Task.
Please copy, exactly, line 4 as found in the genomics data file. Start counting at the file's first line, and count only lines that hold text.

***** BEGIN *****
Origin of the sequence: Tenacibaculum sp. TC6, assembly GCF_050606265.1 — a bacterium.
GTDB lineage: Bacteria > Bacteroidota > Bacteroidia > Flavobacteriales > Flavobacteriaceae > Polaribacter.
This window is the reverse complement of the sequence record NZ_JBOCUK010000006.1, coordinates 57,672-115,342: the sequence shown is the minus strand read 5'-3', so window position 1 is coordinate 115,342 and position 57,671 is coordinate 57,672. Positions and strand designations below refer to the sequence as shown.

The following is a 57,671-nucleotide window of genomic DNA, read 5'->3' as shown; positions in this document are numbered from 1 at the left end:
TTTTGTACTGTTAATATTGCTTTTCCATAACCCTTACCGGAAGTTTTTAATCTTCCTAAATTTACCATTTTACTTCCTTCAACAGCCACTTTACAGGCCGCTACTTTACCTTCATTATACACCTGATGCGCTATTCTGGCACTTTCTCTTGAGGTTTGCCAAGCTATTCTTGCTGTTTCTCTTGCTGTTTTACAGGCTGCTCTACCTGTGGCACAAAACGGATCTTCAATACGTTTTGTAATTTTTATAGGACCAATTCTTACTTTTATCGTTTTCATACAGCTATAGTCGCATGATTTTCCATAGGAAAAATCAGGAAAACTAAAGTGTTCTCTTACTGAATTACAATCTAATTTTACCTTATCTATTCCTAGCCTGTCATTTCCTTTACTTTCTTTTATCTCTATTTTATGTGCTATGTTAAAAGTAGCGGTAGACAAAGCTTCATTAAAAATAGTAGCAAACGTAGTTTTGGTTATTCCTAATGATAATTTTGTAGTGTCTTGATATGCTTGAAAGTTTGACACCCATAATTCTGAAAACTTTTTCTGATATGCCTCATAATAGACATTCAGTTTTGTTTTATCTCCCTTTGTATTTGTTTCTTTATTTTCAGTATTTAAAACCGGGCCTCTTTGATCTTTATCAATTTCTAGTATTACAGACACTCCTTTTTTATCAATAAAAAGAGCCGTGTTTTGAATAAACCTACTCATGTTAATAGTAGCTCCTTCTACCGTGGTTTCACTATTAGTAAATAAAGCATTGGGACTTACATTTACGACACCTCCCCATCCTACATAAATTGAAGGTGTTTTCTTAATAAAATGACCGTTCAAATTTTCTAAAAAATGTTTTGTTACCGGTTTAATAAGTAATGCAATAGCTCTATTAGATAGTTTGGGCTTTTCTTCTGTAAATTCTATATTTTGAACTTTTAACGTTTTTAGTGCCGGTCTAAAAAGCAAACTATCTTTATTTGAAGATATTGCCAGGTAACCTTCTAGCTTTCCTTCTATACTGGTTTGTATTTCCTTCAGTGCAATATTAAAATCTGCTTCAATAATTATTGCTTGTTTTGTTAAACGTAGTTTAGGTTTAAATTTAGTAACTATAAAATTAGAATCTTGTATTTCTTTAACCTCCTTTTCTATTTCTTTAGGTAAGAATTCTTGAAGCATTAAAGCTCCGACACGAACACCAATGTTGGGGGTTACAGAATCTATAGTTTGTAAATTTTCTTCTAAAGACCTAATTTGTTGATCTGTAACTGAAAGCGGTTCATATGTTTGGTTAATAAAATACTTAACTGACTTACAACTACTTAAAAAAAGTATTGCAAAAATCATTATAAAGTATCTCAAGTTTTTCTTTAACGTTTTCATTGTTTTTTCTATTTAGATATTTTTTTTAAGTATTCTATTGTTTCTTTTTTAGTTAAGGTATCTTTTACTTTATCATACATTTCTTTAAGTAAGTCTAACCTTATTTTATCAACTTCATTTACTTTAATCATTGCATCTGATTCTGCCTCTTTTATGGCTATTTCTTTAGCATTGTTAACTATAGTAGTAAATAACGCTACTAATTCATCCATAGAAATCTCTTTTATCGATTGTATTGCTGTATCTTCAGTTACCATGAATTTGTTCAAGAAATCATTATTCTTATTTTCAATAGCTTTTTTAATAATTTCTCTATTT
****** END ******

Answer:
The following is a 57,671-nucleotide window of genomic DNA, read 5'->3' as shown; positions in this document are numbered from 1 at the left end: